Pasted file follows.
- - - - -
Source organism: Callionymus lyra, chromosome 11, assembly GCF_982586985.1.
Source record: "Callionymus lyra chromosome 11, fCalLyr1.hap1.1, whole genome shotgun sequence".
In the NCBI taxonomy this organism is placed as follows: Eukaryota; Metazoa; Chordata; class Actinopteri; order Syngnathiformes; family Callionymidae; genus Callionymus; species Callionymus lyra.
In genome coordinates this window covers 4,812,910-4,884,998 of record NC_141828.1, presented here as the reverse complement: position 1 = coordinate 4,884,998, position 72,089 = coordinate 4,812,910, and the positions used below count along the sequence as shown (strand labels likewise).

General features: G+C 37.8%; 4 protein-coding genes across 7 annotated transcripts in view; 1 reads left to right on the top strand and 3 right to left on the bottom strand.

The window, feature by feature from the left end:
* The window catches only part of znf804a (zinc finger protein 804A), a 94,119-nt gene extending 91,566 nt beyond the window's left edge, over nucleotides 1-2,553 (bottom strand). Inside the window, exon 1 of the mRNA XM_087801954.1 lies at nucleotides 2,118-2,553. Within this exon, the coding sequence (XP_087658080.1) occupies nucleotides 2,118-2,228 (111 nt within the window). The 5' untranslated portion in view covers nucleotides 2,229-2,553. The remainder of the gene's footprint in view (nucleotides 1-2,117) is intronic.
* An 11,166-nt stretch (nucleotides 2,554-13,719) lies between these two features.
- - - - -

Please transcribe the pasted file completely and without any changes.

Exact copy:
Source organism: Callionymus lyra, chromosome 11, assembly GCF_982586985.1.
Source record: "Callionymus lyra chromosome 11, fCalLyr1.hap1.1, whole genome shotgun sequence".
In the NCBI taxonomy this organism is placed as follows: Eukaryota; Metazoa; Chordata; class Actinopteri; order Syngnathiformes; family Callionymidae; genus Callionymus; species Callionymus lyra.
In genome coordinates this window covers 4,812,910-4,884,998 of record NC_141828.1, presented here as the reverse complement: position 1 = coordinate 4,884,998, position 72,089 = coordinate 4,812,910, and the positions used below count along the sequence as shown (strand labels likewise).

General features: G+C 37.8%; 4 protein-coding genes across 7 annotated transcripts in view; 1 reads left to right on the top strand and 3 right to left on the bottom strand.

The window, feature by feature from the left end:
* The window catches only part of znf804a (zinc finger protein 804A), a 94,119-nt gene extending 91,566 nt beyond the window's left edge, over nucleotides 1-2,553 (bottom strand). Inside the window, exon 1 of the mRNA XM_087801954.1 lies at nucleotides 2,118-2,553. Within this exon, the coding sequence (XP_087658080.1) occupies nucleotides 2,118-2,228 (111 nt within the window). The 5' untranslated portion in view covers nucleotides 2,229-2,553. The remainder of the gene's footprint in view (nucleotides 1-2,117) is intronic.
* An 11,166-nt stretch (nucleotides 2,554-13,719) lies between these two features.